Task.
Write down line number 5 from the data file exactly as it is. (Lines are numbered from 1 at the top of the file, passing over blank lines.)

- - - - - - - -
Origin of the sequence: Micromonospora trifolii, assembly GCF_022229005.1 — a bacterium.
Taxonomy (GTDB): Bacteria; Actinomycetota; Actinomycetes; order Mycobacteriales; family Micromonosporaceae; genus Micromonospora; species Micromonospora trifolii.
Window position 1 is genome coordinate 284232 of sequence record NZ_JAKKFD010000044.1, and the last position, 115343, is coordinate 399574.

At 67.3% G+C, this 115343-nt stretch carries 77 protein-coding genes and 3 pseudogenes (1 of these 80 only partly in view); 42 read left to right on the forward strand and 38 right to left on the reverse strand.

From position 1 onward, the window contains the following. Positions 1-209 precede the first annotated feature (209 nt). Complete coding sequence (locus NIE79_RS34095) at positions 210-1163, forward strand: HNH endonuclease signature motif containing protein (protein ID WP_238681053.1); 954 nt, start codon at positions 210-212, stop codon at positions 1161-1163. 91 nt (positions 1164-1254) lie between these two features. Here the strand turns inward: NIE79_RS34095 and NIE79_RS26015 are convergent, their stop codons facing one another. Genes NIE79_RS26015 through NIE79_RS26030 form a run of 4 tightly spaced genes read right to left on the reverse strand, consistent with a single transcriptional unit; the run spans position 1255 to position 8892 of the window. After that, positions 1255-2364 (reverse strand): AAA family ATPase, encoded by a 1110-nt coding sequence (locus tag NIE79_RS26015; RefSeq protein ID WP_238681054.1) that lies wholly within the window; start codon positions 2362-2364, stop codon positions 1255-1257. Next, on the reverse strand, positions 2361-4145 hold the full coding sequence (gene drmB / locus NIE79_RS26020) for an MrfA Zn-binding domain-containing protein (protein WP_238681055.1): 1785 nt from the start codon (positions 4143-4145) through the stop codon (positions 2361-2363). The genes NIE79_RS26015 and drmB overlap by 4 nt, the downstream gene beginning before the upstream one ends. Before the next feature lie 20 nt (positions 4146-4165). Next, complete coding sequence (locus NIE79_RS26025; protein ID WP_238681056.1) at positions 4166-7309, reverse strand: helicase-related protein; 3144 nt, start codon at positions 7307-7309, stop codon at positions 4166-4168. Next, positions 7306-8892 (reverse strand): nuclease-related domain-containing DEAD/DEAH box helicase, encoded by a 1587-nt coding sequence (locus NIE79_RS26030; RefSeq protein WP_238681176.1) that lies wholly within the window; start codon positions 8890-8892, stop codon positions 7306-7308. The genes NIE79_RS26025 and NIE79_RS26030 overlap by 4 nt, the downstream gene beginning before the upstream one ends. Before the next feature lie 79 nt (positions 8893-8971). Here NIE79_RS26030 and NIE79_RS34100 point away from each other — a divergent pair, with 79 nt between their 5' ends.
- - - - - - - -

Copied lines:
From position 1 onward, the window contains the following. Positions 1-209 precede the first annotated feature (209 nt). Complete coding sequence (locus NIE79_RS34095) at positions 210-1163, forward strand: HNH endonuclease signature motif containing protein (protein ID WP_238681053.1); 954 nt, start codon at positions 210-212, stop codon at positions 1161-1163. 91 nt (positions 1164-1254) lie between these two features. Here the strand turns inward: NIE79_RS34095 and NIE79_RS26015 are convergent, their stop codons facing one another. Genes NIE79_RS26015 through NIE79_RS26030 form a run of 4 tightly spaced genes read right to left on the reverse strand, consistent with a single transcriptional unit; the run spans position 1255 to position 8892 of the window. After that, positions 1255-2364 (reverse strand): AAA family ATPase, encoded by a 1110-nt coding sequence (locus tag NIE79_RS26015; RefSeq protein ID WP_238681054.1) that lies wholly within the window; start codon positions 2362-2364, stop codon positions 1255-1257. Next, on the reverse strand, positions 2361-4145 hold the full coding sequence (gene drmB / locus NIE79_RS26020) for an MrfA Zn-binding domain-containing protein (protein WP_238681055.1): 1785 nt from the start codon (positions 4143-4145) through the stop codon (positions 2361-2363). The genes NIE79_RS26015 and drmB overlap by 4 nt, the downstream gene beginning before the upstream one ends. Before the next feature lie 20 nt (positions 4146-4165). Next, complete coding sequence (locus NIE79_RS26025; protein ID WP_238681056.1) at positions 4166-7309, reverse strand: helicase-related protein; 3144 nt, start codon at positions 7307-7309, stop codon at positions 4166-4168. Next, positions 7306-8892 (reverse strand): nuclease-related domain-containing DEAD/DEAH box helicase, encoded by a 1587-nt coding sequence (locus NIE79_RS26030; RefSeq protein WP_238681176.1) that lies wholly within the window; start codon positions 8890-8892, stop codon positions 7306-7308. The genes NIE79_RS26025 and NIE79_RS26030 overlap by 4 nt, the downstream gene beginning before the upstream one ends. Before the next feature lie 79 nt (positions 8893-8971). Here NIE79_RS26030 and NIE79_RS34100 point away from each other — a divergent pair, with 79 nt between their 5' ends.